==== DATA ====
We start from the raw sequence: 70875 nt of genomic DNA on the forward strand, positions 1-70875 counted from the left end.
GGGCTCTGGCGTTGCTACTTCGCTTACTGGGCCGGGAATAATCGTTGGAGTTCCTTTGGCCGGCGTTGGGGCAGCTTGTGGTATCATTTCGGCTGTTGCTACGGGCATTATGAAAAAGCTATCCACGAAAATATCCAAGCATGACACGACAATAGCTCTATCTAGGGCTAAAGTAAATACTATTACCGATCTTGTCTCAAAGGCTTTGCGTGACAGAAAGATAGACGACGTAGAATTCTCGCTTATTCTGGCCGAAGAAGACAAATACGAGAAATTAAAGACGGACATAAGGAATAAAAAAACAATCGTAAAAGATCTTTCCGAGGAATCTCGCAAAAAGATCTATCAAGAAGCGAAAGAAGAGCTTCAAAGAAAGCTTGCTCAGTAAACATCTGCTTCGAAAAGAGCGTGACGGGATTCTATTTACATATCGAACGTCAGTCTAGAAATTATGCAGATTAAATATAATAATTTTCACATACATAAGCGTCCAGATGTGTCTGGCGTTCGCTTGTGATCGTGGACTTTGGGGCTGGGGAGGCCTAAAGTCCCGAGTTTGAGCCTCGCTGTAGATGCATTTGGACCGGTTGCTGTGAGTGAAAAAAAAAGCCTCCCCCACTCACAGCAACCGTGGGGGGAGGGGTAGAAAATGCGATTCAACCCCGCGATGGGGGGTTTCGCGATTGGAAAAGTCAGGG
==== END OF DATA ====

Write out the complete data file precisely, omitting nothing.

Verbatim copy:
We start from the raw sequence: 70875 nt of genomic DNA on the forward strand, positions 1-70875 counted from the left end.
GGGCTCTGGCGTTGCTACTTCGCTTACTGGGCCGGGAATAATCGTTGGAGTTCCTTTGGCCGGCGTTGGGGCAGCTTGTGGTATCATTTCGGCTGTTGCTACGGGCATTATGAAAAAGCTATCCACGAAAATATCCAAGCATGACACGACAATAGCTCTATCTAGGGCTAAAGTAAATACTATTACCGATCTTGTCTCAAAGGCTTTGCGTGACAGAAAGATAGACGACGTAGAATTCTCGCTTATTCTGGCCGAAGAAGACAAATACGAGAAATTAAAGACGGACATAAGGAATAAAAAAACAATCGTAAAAGATCTTTCCGAGGAATCTCGCAAAAAGATCTATCAAGAAGCGAAAGAAGAGCTTCAAAGAAAGCTTGCTCAGTAAACATCTGCTTCGAAAAGAGCGTGACGGGATTCTATTTACATATCGAACGTCAGTCTAGAAATTATGCAGATTAAATATAATAATTTTCACATACATAAGCGTCCAGATGTGTCTGGCGTTCGCTTGTGATCGTGGACTTTGGGGCTGGGGAGGCCTAAAGTCCCGAGTTTGAGCCTCGCTGTAGATGCATTTGGACCGGTTGCTGTGAGTGAAAAAAAAAGCCTCCCCCACTCACAGCAACCGTGGGGGGAGGGGTAGAAAATGCGATTCAACCCCGCGATGGGGGGTTTCGCGATTGGAAAAGTCAGGG